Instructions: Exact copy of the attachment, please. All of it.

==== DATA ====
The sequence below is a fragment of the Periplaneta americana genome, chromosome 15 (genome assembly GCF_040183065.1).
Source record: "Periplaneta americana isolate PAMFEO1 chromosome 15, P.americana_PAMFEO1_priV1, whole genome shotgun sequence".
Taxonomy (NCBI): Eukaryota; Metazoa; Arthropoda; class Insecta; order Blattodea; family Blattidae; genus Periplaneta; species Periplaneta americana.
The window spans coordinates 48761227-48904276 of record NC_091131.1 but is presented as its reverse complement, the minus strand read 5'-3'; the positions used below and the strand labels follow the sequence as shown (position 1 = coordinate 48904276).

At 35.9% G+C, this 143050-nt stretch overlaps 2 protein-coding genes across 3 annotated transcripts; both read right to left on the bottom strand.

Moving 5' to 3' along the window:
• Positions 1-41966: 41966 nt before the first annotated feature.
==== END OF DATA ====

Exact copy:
The sequence below is a fragment of the Periplaneta americana genome, chromosome 15 (genome assembly GCF_040183065.1).
Source record: "Periplaneta americana isolate PAMFEO1 chromosome 15, P.americana_PAMFEO1_priV1, whole genome shotgun sequence".
Taxonomy (NCBI): Eukaryota; Metazoa; Arthropoda; class Insecta; order Blattodea; family Blattidae; genus Periplaneta; species Periplaneta americana.
The window spans coordinates 48761227-48904276 of record NC_091131.1 but is presented as its reverse complement, the minus strand read 5'-3'; the positions used below and the strand labels follow the sequence as shown (position 1 = coordinate 48904276).

At 35.9% G+C, this 143050-nt stretch overlaps 2 protein-coding genes across 3 annotated transcripts; both read right to left on the bottom strand.

Moving 5' to 3' along the window:
• Positions 1-41966: 41966 nt before the first annotated feature.